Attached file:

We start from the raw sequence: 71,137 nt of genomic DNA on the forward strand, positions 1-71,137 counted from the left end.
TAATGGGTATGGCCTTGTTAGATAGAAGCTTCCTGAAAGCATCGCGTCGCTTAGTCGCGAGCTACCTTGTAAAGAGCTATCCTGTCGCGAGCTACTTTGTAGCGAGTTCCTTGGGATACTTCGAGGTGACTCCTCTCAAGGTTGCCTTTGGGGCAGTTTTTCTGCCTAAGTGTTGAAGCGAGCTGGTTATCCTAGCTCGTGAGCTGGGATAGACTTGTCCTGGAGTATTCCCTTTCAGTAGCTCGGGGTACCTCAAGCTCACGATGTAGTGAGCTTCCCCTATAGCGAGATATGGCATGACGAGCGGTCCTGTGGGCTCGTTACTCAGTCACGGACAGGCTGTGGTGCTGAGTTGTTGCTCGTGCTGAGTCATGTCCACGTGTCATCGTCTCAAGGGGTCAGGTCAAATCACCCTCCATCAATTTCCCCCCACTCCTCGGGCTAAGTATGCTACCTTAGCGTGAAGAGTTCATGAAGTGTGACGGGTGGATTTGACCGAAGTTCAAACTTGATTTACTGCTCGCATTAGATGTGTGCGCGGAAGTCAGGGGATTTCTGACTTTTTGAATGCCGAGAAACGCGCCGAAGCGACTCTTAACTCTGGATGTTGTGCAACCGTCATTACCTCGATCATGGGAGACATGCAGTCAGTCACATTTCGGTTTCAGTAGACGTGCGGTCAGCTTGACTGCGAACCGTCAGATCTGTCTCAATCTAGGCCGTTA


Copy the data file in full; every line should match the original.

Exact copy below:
We start from the raw sequence: 71,137 nt of genomic DNA on the forward strand, positions 1-71,137 counted from the left end.
TAATGGGTATGGCCTTGTTAGATAGAAGCTTCCTGAAAGCATCGCGTCGCTTAGTCGCGAGCTACCTTGTAAAGAGCTATCCTGTCGCGAGCTACTTTGTAGCGAGTTCCTTGGGATACTTCGAGGTGACTCCTCTCAAGGTTGCCTTTGGGGCAGTTTTTCTGCCTAAGTGTTGAAGCGAGCTGGTTATCCTAGCTCGTGAGCTGGGATAGACTTGTCCTGGAGTATTCCCTTTCAGTAGCTCGGGGTACCTCAAGCTCACGATGTAGTGAGCTTCCCCTATAGCGAGATATGGCATGACGAGCGGTCCTGTGGGCTCGTTACTCAGTCACGGACAGGCTGTGGTGCTGAGTTGTTGCTCGTGCTGAGTCATGTCCACGTGTCATCGTCTCAAGGGGTCAGGTCAAATCACCCTCCATCAATTTCCCCCCACTCCTCGGGCTAAGTATGCTACCTTAGCGTGAAGAGTTCATGAAGTGTGACGGGTGGATTTGACCGAAGTTCAAACTTGATTTACTGCTCGCATTAGATGTGTGCGCGGAAGTCAGGGGATTTCTGACTTTTTGAATGCCGAGAAACGCGCCGAAGCGACTCTTAACTCTGGATGTTGTGCAACCGTCATTACCTCGATCATGGGAGACATGCAGTCAGTCACATTTCGGTTTCAGTAGACGTGCGGTCAGCTTGACTGCGAACCGTCAGATCTGTCTCAATCTAGGCCGTTA